Much to their delight, the members of Cheap Trick have found that lightning can, indeed, strike twice.
Nearly a decade after their initial flash-in-the-pan success, the veteran Midwestern rockers have finally realized their long-harbored hopes for a comeback. Their latest album, “Lap of Luxury,” is their highest-charting LP since 1979’s “Dream Police.” Their recent single, “The Flame,” is their first No. 1 hit, ever.
And, on their current U.S. tour, Cheap Trick is once again playing multi-thousand-seat venues--like the Starlight Bowl in Balboa Park, where they will appear Saturday night--instead of the tiny nightclubs and military bases to which they’ve been relegated for the better part of the 1980s.
“Having hits again has added 10 years to our career; it’s added some quality time as opposed to quantity time,” said guitarist Rick Nielsen in a telephone interview. “We appreciated our success the first time, but this time, we appreciate it even more.
“Suffering all those setbacks and then being given a second chance--we’re thrilled.”
From 1979 to 1981, Cheap Trick enjoyed a brief reign as the hottest pop act in the country. They consistently topped the charts and broke box-office records with their buoyant, catchy music and a campy stage show that pitted Nielsen’s clownish mugging and maniacal guitar gymnastics against lead singer Robin Zander’s good looks and sensual gyrations.
As is so often the case, however, Cheap Trick’s days in the spotlight were numbered. But, even after the hits stopped coming, Nielsen said, “We continued to tour, we continued to try to make good records, and we didn’t give up.”
In the end, Cheap Trick’s perseverance paid off. When it came time to record “Lap of Luxury,” Nielsen said, “we wanted to make the best record we could, as always, but we were also more determined than ever to have a hit, to get back on radio.
“So, instead of putting whatever we came up with on the album, as we did in the past, we worked with outside writers and among ourselves to come up with 50 songs, and then we got together with our management and our record company and picked the 10 we felt stood the best chance of becoming commercial hits.”
The ploy worked and, sure enough, put Cheap Trick back on top--to the point that the band’s average box-office take is “from double to 10 times what it was a year ago,” Nielsen said.
“Still, we’re not exactly loaded,” he added. “We’ve been in debt for so many years, it will take us two comebacks just to break even.”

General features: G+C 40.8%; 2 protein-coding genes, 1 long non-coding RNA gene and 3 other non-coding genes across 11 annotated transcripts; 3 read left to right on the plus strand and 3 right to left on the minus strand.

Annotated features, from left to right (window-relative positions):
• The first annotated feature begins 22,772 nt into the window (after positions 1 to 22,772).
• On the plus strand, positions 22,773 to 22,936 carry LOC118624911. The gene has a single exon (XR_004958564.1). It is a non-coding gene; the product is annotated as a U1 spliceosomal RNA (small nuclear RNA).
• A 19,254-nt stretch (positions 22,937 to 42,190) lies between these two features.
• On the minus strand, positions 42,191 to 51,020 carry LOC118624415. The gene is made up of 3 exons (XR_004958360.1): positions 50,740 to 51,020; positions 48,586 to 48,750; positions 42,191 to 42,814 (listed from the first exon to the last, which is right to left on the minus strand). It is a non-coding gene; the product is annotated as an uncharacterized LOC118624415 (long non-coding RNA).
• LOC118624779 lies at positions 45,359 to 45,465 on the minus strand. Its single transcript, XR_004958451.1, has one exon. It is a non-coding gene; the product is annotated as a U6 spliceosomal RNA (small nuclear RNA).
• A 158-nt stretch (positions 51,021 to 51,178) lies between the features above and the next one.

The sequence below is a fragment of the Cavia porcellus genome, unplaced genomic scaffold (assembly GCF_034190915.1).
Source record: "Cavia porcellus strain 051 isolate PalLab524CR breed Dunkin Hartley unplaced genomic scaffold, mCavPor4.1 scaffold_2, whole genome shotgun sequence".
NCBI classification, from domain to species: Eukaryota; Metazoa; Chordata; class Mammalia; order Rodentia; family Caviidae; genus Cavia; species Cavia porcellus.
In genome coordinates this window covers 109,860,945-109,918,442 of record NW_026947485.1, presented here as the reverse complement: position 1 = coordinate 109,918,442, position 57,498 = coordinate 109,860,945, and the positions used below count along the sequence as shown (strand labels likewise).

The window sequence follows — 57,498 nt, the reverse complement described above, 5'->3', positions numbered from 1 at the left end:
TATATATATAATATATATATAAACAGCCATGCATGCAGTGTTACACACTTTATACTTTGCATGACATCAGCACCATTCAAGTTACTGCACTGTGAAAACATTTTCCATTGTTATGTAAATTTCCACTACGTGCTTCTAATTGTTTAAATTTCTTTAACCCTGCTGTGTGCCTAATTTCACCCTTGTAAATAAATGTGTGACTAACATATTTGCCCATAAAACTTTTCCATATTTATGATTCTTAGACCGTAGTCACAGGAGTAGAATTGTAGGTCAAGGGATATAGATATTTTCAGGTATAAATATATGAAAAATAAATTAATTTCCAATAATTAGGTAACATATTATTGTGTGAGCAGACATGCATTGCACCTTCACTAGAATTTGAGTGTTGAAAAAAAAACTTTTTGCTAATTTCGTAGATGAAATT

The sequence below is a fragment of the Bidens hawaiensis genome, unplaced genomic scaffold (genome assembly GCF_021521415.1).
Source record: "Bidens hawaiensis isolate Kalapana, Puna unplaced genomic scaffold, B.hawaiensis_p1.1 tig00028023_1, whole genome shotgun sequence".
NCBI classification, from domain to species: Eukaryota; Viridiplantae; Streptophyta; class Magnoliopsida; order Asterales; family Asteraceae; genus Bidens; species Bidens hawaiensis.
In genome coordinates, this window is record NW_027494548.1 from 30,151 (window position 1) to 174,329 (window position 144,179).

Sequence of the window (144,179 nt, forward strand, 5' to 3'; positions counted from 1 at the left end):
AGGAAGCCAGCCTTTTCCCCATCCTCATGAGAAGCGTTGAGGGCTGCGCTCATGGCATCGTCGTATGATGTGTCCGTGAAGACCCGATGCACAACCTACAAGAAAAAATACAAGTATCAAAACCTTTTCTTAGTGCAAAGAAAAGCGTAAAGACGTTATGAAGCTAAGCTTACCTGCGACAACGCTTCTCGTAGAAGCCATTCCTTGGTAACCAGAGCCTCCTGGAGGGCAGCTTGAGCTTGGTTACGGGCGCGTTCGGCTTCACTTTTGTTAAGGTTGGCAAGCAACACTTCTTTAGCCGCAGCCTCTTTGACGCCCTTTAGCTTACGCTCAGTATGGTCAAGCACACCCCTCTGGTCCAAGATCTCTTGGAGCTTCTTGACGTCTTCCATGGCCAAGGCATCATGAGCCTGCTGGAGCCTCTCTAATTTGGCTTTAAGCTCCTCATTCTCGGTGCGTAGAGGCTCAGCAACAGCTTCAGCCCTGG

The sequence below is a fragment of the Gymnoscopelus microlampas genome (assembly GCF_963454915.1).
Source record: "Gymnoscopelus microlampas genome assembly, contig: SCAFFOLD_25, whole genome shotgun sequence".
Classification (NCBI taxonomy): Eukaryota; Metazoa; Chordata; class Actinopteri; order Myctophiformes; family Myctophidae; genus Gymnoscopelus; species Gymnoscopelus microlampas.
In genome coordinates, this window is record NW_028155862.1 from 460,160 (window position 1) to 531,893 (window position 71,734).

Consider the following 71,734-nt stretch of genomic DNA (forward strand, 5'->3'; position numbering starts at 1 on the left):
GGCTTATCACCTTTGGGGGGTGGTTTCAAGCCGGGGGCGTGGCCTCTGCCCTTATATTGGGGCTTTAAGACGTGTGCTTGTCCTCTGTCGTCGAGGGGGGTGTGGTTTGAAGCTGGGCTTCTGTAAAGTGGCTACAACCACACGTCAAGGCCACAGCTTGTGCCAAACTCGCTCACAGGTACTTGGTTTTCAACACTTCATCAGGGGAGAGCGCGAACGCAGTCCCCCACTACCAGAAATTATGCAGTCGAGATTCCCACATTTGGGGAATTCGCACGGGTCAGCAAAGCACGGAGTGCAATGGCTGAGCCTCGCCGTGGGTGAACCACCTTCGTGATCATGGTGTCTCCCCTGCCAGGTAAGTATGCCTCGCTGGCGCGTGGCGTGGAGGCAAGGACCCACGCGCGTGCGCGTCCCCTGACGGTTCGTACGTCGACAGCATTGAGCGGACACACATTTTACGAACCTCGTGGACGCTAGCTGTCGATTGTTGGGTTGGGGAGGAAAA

Last November, Paul Abramson obtained zoning approval from San Diego’s planning department to open a teen-age nightclub in the Adams Avenue Theater, pending his purchase of the building at a foreclosure auction scheduled for mid-March.
According to the 27-year-old La Jolla entrepreneur, the club, named Van Richter, was to open sometime in May and offer the 17 to 25 “young adult” crowd a mix of recorded dance music and occasional concerts by underground bands like Cabaret Voltaire, Ministry and Front 242, most of them hipper-than-thou exports from Europe.
But now the fate of the club is up in the air. Two weeks ago, Abramson received a letter from associate planner Kevin McGee, informing him that Van Richter’s maximum legal area had been reduced from 8,000 square feet--the entire building--to just 5,000 square feet.
No can do, Abramson said.
“What they’re basically asking me to do is turn what has always been a single-use building into a multi-use building, and that simply won’t work,” Abramson said. “I would have to hire a structural engineer to build a 25-foot retaining wall in there, and it would not only be impractical, but the cost would be astronomical.”
Planner McGee said his decision to “take a second look” at Abramson’s permit was prompted by a request by the Normal Heights Community Development Corp. The CDC has long opposed the idea of a teen-age nightclub in Normal Heights, even going so far as to try to purchase the building itself last year before the foreclosure (their offer was rejected).
“Under zoning restrictions in that area, the size of theaters, nightclubs and bars is limited to 5,000 square feet,” McGee said, except in cases where the new business is similar to the business it is replacing. Originally, he added, “based on information Mr. Abramson had provided us with,” it was determined that the club and the previous occupant, Lawrence Gray Ministries, were, indeed, similar, because one put on gospel concerts and the other techno-pop dances.
“But, at the community planning group’s request,” McGee said, “we took it to the city attorney, and he didn’t agree.”
Adamson said he would appeal the planning department’s ruling.
LINER NOTES: Mojo Nixon and Skid Roper’s new album, “Root Hog or Die,” should be in local record stores any day now. The dynamic duo of depravity’s fourth Enigma Records release includes such irreverent ditties as “Debbie Gibson Is Pregnant With My Two-Headed Love Chile’ ” and “Louisiana Liplock,” as well as an upbeat rendition of Woody Guthrie’s “This Land Is Your Land,” in which Nixon has added an uproarious mid-song rap. . . . The 13th annual concert series at San Diego State University’s Open Air Theater gets under way March 25 with an appearance by British techno-pop heavyweights Duran Duran. Tickets go on sale Friday at 3 p.m.